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Re: [Patch, fortran] PR 56919 SYSTEM_CLOCK on Windows
- From: Tobias Burnus <burnus at net-b dot de>
- To: fortran at gcc dot gnu dot org
- Cc: gcc patches <gcc-patches at gcc dot gnu dot org>
- Date: Sat, 13 Apr 2013 00:02:17 +0200
- Subject: Re: [Patch, fortran] PR 56919 SYSTEM_CLOCK on Windows
- References: <CAO9iq9FBmgY8A9b7PXKAbcXhHKuMk8mk_cYAgo_mcP2yCcXUyw at mail dot gmail dot com>
Janne Blomqvist wrote:
the attached patch implements the SYSTEM_CLOCK intrinsics on the MinGW
and Cygwin targets using the GetTickCount/GetTickCount64 functions.
These should be quite robust monotonic clocks and AFAICS are the best
we can do on Windows.
I think using QueryPerformanceCounter is the better approach. It is
supported since Windows 2000 and recommended as high-performance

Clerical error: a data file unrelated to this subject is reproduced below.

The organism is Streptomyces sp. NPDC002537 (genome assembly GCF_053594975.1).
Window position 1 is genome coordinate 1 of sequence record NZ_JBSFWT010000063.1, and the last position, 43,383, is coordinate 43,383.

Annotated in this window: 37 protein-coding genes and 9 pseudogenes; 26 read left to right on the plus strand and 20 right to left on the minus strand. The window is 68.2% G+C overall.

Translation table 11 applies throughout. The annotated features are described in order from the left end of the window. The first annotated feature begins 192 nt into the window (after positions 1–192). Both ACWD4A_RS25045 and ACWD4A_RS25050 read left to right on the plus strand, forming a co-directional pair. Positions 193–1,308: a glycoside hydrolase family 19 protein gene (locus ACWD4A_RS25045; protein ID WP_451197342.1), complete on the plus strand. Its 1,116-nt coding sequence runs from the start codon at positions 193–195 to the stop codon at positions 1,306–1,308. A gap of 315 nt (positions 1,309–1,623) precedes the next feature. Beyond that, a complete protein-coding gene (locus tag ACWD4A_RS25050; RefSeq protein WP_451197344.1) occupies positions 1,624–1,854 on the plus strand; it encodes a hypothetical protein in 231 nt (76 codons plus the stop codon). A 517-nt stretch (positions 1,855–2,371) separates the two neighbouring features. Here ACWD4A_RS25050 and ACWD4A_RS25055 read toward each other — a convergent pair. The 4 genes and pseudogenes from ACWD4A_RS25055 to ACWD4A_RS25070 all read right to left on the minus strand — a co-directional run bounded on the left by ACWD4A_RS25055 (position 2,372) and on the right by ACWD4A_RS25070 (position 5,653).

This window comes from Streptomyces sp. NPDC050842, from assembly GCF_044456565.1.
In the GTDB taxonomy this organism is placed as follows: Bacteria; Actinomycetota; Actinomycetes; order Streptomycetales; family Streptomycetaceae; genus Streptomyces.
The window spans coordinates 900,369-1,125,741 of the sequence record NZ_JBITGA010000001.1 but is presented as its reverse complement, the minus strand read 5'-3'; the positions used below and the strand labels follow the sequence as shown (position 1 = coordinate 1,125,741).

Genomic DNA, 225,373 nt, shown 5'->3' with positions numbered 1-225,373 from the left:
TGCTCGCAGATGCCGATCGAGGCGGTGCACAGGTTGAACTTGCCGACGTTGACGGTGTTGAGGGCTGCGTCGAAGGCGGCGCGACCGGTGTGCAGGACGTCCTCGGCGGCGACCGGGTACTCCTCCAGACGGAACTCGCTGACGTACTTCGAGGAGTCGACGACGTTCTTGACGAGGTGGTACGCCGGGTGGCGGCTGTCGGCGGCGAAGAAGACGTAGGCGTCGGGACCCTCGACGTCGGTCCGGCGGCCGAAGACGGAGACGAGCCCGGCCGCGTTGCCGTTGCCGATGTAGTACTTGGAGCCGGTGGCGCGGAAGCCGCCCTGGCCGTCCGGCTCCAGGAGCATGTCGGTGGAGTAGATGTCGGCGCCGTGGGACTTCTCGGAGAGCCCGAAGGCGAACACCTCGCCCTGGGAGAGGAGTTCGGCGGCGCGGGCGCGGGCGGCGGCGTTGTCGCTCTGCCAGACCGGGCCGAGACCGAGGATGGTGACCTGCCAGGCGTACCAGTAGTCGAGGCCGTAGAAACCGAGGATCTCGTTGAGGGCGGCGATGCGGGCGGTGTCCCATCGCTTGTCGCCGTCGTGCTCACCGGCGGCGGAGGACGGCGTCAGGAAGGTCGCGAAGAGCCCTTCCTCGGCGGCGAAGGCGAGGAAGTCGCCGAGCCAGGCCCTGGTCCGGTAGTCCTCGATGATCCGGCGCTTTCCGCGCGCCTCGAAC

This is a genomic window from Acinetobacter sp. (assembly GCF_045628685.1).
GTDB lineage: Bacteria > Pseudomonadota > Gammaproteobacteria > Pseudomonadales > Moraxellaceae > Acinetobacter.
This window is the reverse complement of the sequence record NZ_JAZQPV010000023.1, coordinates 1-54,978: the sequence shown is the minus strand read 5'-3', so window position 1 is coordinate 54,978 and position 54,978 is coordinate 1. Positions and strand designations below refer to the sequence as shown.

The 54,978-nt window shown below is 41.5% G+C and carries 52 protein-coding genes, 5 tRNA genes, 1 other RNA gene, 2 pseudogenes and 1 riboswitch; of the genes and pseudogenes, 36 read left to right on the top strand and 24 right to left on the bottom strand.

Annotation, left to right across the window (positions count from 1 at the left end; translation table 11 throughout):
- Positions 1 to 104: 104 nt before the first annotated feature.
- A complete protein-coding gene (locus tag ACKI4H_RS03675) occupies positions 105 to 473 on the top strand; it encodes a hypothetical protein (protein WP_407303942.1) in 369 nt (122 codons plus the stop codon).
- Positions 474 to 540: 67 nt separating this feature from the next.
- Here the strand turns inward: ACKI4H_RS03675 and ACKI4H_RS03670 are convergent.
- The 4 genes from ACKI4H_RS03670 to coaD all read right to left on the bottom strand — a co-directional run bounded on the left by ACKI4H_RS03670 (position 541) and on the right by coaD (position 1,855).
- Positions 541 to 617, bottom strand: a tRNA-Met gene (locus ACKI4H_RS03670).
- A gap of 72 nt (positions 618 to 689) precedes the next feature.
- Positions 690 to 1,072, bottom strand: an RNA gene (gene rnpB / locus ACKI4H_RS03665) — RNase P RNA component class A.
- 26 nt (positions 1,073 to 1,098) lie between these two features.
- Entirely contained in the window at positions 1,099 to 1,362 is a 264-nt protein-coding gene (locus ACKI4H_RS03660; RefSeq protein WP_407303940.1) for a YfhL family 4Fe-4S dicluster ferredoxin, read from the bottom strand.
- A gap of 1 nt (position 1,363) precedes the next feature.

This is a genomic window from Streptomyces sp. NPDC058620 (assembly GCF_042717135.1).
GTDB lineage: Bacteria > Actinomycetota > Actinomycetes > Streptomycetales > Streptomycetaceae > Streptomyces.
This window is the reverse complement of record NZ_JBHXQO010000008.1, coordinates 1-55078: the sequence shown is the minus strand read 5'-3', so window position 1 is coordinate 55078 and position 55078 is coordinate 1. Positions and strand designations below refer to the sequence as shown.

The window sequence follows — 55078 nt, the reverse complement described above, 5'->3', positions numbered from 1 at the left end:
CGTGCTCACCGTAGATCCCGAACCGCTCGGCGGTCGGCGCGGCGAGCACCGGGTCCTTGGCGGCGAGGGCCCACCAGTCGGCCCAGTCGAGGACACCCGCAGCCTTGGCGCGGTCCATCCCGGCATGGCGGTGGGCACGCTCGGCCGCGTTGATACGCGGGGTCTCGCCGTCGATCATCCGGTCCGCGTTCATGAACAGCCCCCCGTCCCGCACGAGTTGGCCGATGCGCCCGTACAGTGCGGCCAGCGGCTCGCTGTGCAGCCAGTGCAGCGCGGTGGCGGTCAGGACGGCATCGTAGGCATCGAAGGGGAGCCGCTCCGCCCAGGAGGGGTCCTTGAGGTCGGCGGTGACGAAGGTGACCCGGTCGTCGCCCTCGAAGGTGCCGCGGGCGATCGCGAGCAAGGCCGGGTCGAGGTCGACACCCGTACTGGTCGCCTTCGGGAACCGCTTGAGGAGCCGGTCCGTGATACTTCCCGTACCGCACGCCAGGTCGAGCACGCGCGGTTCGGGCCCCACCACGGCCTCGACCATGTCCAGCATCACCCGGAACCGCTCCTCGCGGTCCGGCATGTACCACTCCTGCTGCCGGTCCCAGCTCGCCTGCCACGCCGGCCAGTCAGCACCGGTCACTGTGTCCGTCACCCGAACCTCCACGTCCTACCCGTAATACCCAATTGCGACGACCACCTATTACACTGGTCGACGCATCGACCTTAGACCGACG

I really dislike GetTickCount, which overflows after 50 days - that's
not what you want to have. And GetTickCount64 only exists since
Vista/2008. By contrast, QueryPerformanceCounter should allow for finer
resolution and it is already available since Windows 2000.
- Also Cygwin uses QueryPerformanceCounter for clock_gettime, now as is,
before it subtracted some offset which caused it to start with 0 from
process startup time. (I belive QueryPerformanceCounter counts from
- MinGW-w64 also uses it for the monotonic clock_gettime - at least in
- I think MinGW does't support it (yet?).
* * *
Regarding clock_gettime: I really think we should check check
_POSIX_MONOTONIC_CLOCK as well. Currently, only MONOTONIC_CLOCK is
checked, which is always available (on POSIX conform systems).
See GLIBCXX_ENABLE_LIBSTDCXX_TIME in libstdc++-v3/acinclude.m4 - and in